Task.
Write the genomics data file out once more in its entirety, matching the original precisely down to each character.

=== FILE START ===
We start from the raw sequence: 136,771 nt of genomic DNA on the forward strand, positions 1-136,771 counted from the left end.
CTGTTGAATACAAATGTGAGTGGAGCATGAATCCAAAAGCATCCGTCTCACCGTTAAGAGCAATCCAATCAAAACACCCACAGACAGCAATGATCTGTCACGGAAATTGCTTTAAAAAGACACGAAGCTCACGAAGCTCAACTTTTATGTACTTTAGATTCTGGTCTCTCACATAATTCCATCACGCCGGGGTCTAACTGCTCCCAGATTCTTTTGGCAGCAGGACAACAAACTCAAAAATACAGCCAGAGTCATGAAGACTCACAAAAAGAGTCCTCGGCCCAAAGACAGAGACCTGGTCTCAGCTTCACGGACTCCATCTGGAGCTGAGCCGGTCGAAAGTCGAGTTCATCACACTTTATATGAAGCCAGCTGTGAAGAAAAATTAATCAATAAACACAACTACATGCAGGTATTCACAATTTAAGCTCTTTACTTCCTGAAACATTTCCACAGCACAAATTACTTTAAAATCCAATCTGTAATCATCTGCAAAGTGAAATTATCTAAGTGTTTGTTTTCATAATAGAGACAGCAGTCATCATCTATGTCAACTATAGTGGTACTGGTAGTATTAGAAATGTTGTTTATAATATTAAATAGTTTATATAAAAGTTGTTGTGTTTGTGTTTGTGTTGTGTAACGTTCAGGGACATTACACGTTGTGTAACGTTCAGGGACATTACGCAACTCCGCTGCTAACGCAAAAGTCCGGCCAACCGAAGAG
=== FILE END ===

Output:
We start from the raw sequence: 136,771 nt of genomic DNA on the forward strand, positions 1-136,771 counted from the left end.
CTGTTGAATACAAATGTGAGTGGAGCATGAATCCAAAAGCATCCGTCTCACCGTTAAGAGCAATCCAATCAAAACACCCACAGACAGCAATGATCTGTCACGGAAATTGCTTTAAAAAGACACGAAGCTCACGAAGCTCAACTTTTATGTACTTTAGATTCTGGTCTCTCACATAATTCCATCACGCCGGGGTCTAACTGCTCCCAGATTCTTTTGGCAGCAGGACAACAAACTCAAAAATACAGCCAGAGTCATGAAGACTCACAAAAAGAGTCCTCGGCCCAAAGACAGAGACCTGGTCTCAGCTTCACGGACTCCATCTGGAGCTGAGCCGGTCGAAAGTCGAGTTCATCACACTTTATATGAAGCCAGCTGTGAAGAAAAATTAATCAATAAACACAACTACATGCAGGTATTCACAATTTAAGCTCTTTACTTCCTGAAACATTTCCACAGCACAAATTACTTTAAAATCCAATCTGTAATCATCTGCAAAGTGAAATTATCTAAGTGTTTGTTTTCATAATAGAGACAGCAGTCATCATCTATGTCAACTATAGTGGTACTGGTAGTATTAGAAATGTTGTTTATAATATTAAATAGTTTATATAAAAGTTGTTGTGTTTGTGTTTGTGTTGTGTAACGTTCAGGGACATTACACGTTGTGTAACGTTCAGGGACATTACGCAACTCCGCTGCTAACGCAAAAGTCCGGCCAACCGAAGAG